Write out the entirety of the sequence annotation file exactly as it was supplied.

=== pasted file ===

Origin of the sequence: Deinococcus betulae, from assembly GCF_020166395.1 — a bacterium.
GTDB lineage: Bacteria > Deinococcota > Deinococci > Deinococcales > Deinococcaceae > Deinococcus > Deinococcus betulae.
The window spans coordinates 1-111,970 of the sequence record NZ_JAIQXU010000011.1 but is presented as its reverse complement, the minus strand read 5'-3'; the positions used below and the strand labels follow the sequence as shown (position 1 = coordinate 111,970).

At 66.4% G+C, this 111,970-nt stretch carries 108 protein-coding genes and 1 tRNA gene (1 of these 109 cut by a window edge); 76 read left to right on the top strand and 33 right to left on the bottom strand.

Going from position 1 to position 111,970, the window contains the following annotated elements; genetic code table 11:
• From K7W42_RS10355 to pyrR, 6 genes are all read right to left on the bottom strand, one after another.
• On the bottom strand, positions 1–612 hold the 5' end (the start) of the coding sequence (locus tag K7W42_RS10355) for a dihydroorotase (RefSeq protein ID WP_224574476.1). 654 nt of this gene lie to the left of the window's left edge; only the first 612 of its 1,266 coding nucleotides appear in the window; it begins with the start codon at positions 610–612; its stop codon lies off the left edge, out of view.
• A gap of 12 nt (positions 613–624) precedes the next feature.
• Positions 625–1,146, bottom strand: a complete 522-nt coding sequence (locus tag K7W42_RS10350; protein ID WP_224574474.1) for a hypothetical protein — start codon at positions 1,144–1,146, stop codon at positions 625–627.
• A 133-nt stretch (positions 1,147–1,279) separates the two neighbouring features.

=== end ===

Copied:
Origin of the sequence: Deinococcus betulae, from assembly GCF_020166395.1 — a bacterium.
GTDB lineage: Bacteria > Deinococcota > Deinococci > Deinococcales > Deinococcaceae > Deinococcus > Deinococcus betulae.
The window spans coordinates 1-111,970 of the sequence record NZ_JAIQXU010000011.1 but is presented as its reverse complement, the minus strand read 5'-3'; the positions used below and the strand labels follow the sequence as shown (position 1 = coordinate 111,970).

At 66.4% G+C, this 111,970-nt stretch carries 108 protein-coding genes and 1 tRNA gene (1 of these 109 cut by a window edge); 76 read left to right on the top strand and 33 right to left on the bottom strand.

Going from position 1 to position 111,970, the window contains the following annotated elements; genetic code table 11:
• From K7W42_RS10355 to pyrR, 6 genes are all read right to left on the bottom strand, one after another.
• On the bottom strand, positions 1–612 hold the 5' end (the start) of the coding sequence (locus tag K7W42_RS10355) for a dihydroorotase (RefSeq protein ID WP_224574476.1). 654 nt of this gene lie to the left of the window's left edge; only the first 612 of its 1,266 coding nucleotides appear in the window; it begins with the start codon at positions 610–612; its stop codon lies off the left edge, out of view.
• A gap of 12 nt (positions 613–624) precedes the next feature.
• Positions 625–1,146, bottom strand: a complete 522-nt coding sequence (locus tag K7W42_RS10350; protein ID WP_224574474.1) for a hypothetical protein — start codon at positions 1,144–1,146, stop codon at positions 625–627.
• A 133-nt stretch (positions 1,147–1,279) separates the two neighbouring features.